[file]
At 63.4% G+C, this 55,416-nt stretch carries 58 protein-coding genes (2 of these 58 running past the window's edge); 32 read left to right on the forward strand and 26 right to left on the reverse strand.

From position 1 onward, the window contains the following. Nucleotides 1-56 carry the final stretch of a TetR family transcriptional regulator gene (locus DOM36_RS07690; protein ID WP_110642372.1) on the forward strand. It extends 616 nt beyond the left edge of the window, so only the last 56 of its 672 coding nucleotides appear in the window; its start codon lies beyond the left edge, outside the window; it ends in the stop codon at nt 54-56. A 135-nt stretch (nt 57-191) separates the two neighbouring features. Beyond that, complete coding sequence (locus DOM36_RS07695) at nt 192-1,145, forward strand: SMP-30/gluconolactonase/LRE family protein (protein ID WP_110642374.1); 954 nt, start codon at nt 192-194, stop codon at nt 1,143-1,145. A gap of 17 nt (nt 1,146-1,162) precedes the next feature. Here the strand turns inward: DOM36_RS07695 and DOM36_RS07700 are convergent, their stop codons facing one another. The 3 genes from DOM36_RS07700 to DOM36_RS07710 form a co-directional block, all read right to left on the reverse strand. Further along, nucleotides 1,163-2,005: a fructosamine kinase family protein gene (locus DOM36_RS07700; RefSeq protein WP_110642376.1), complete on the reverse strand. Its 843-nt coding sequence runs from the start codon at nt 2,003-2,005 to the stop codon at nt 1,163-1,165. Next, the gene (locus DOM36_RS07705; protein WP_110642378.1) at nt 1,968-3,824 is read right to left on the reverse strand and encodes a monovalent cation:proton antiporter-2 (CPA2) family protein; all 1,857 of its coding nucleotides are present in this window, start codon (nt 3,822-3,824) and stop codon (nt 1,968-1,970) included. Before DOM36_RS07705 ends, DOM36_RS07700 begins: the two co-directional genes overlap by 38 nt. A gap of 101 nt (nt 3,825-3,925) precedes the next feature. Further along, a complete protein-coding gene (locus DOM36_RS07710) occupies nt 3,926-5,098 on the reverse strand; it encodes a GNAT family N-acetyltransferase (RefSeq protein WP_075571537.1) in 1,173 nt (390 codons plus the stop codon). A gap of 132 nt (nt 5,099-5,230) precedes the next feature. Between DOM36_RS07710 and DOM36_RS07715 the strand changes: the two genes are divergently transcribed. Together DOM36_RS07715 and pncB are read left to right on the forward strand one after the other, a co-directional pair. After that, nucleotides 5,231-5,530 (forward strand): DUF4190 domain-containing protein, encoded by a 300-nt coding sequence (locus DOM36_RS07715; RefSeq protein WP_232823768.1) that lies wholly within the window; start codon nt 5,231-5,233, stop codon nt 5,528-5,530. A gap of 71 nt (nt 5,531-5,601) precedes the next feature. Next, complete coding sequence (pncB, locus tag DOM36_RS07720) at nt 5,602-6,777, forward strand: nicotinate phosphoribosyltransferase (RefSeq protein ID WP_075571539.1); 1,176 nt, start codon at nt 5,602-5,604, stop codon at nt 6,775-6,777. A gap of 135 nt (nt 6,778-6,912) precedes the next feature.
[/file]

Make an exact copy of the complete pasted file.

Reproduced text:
At 63.4% G+C, this 55,416-nt stretch carries 58 protein-coding genes (2 of these 58 running past the window's edge); 32 read left to right on the forward strand and 26 right to left on the reverse strand.

From position 1 onward, the window contains the following. Nucleotides 1-56 carry the final stretch of a TetR family transcriptional regulator gene (locus DOM36_RS07690; protein ID WP_110642372.1) on the forward strand. It extends 616 nt beyond the left edge of the window, so only the last 56 of its 672 coding nucleotides appear in the window; its start codon lies beyond the left edge, outside the window; it ends in the stop codon at nt 54-56. A 135-nt stretch (nt 57-191) separates the two neighbouring features. Beyond that, complete coding sequence (locus DOM36_RS07695) at nt 192-1,145, forward strand: SMP-30/gluconolactonase/LRE family protein (protein ID WP_110642374.1); 954 nt, start codon at nt 192-194, stop codon at nt 1,143-1,145. A gap of 17 nt (nt 1,146-1,162) precedes the next feature. Here the strand turns inward: DOM36_RS07695 and DOM36_RS07700 are convergent, their stop codons facing one another. The 3 genes from DOM36_RS07700 to DOM36_RS07710 form a co-directional block, all read right to left on the reverse strand. Further along, nucleotides 1,163-2,005: a fructosamine kinase family protein gene (locus DOM36_RS07700; RefSeq protein WP_110642376.1), complete on the reverse strand. Its 843-nt coding sequence runs from the start codon at nt 2,003-2,005 to the stop codon at nt 1,163-1,165. Next, the gene (locus DOM36_RS07705; protein WP_110642378.1) at nt 1,968-3,824 is read right to left on the reverse strand and encodes a monovalent cation:proton antiporter-2 (CPA2) family protein; all 1,857 of its coding nucleotides are present in this window, start codon (nt 3,822-3,824) and stop codon (nt 1,968-1,970) included. Before DOM36_RS07705 ends, DOM36_RS07700 begins: the two co-directional genes overlap by 38 nt. A gap of 101 nt (nt 3,825-3,925) precedes the next feature. Further along, a complete protein-coding gene (locus DOM36_RS07710) occupies nt 3,926-5,098 on the reverse strand; it encodes a GNAT family N-acetyltransferase (RefSeq protein WP_075571537.1) in 1,173 nt (390 codons plus the stop codon). A gap of 132 nt (nt 5,099-5,230) precedes the next feature. Between DOM36_RS07710 and DOM36_RS07715 the strand changes: the two genes are divergently transcribed. Together DOM36_RS07715 and pncB are read left to right on the forward strand one after the other, a co-directional pair. After that, nucleotides 5,231-5,530 (forward strand): DUF4190 domain-containing protein, encoded by a 300-nt coding sequence (locus DOM36_RS07715; RefSeq protein WP_232823768.1) that lies wholly within the window; start codon nt 5,231-5,233, stop codon nt 5,528-5,530. A gap of 71 nt (nt 5,531-5,601) precedes the next feature. Next, complete coding sequence (pncB, locus tag DOM36_RS07720) at nt 5,602-6,777, forward strand: nicotinate phosphoribosyltransferase (RefSeq protein ID WP_075571539.1); 1,176 nt, start codon at nt 5,602-5,604, stop codon at nt 6,775-6,777. A gap of 135 nt (nt 6,778-6,912) precedes the next feature.